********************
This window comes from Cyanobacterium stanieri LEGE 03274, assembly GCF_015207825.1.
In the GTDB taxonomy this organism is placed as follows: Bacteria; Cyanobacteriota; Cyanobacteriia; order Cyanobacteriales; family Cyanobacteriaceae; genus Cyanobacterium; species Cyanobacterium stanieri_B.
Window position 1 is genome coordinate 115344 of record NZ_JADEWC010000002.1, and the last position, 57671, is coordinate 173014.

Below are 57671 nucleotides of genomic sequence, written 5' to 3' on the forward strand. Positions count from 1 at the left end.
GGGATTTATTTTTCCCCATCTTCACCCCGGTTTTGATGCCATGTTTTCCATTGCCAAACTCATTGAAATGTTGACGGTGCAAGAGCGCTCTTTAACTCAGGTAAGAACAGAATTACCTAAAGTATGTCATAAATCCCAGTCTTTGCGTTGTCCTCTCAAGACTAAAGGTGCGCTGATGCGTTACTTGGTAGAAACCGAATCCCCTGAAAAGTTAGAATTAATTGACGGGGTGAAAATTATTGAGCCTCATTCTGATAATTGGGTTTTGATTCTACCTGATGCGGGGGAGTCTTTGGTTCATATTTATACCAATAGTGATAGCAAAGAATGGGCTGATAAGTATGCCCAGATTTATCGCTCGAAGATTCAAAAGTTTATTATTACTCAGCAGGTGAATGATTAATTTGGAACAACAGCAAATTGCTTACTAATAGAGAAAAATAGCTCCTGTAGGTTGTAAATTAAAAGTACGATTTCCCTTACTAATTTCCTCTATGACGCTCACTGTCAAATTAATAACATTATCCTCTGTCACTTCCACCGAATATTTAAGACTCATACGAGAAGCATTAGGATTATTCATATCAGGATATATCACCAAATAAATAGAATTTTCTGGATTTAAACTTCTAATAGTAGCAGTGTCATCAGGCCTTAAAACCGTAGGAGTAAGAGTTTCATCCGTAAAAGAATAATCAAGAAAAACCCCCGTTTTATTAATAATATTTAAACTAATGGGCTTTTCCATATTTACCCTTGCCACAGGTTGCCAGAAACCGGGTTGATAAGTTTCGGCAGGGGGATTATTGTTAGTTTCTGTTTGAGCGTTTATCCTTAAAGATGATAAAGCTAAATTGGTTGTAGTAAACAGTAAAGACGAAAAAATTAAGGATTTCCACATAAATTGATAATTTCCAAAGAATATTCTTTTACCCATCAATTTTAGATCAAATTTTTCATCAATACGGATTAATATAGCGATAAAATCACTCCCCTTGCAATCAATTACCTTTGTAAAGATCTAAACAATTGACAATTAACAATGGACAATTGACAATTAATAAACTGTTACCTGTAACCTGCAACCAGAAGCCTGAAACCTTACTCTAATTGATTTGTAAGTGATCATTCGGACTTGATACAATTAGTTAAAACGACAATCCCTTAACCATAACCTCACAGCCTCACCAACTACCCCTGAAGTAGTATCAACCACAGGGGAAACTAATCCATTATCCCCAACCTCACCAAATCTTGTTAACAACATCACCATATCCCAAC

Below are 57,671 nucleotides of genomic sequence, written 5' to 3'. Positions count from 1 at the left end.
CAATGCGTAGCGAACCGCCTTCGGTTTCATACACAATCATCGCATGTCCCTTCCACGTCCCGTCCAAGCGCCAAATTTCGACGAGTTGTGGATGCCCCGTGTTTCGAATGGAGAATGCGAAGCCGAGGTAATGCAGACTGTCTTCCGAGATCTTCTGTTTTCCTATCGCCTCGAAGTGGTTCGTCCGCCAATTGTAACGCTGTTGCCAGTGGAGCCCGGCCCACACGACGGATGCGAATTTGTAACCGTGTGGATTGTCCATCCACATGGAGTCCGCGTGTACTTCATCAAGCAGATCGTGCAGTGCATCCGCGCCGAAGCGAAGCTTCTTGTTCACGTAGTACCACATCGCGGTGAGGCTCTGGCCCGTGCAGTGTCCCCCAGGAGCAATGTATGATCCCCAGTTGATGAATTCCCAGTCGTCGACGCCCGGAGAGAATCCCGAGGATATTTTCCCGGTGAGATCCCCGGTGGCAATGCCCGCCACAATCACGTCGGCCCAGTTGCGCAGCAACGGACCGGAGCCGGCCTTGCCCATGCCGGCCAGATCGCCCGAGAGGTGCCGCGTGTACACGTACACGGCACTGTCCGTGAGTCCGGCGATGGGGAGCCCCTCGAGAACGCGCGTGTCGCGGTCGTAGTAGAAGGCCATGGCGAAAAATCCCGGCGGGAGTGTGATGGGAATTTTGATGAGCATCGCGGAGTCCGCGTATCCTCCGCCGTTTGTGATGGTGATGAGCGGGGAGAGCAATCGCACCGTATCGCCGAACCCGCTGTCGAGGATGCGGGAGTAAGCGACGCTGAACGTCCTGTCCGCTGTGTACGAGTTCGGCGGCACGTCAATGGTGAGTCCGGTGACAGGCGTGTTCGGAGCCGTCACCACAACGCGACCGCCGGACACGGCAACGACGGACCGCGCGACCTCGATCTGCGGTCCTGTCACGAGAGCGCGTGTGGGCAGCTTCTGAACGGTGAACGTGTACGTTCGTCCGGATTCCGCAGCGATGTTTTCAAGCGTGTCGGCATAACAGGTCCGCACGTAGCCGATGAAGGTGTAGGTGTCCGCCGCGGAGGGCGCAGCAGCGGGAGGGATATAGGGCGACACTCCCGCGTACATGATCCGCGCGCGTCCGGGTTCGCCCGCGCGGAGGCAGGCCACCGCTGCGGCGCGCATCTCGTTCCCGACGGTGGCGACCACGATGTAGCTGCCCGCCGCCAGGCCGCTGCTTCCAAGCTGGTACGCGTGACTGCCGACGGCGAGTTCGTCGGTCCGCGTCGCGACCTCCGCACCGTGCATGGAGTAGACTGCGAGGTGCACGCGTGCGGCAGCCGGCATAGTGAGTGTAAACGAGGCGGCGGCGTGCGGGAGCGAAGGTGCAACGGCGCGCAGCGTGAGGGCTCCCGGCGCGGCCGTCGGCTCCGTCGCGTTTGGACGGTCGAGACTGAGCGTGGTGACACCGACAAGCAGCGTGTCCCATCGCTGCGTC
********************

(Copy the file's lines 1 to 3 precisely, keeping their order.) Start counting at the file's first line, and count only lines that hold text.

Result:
This window comes from Cyanobacterium stanieri LEGE 03274, assembly GCF_015207825.1.
In the GTDB taxonomy this organism is placed as follows: Bacteria; Cyanobacteriota; Cyanobacteriia; order Cyanobacteriales; family Cyanobacteriaceae; genus Cyanobacterium; species Cyanobacterium stanieri_B.
Window position 1 is genome coordinate 115344 of record NZ_JADEWC010000002.1, and the last position, 57671, is coordinate 173014.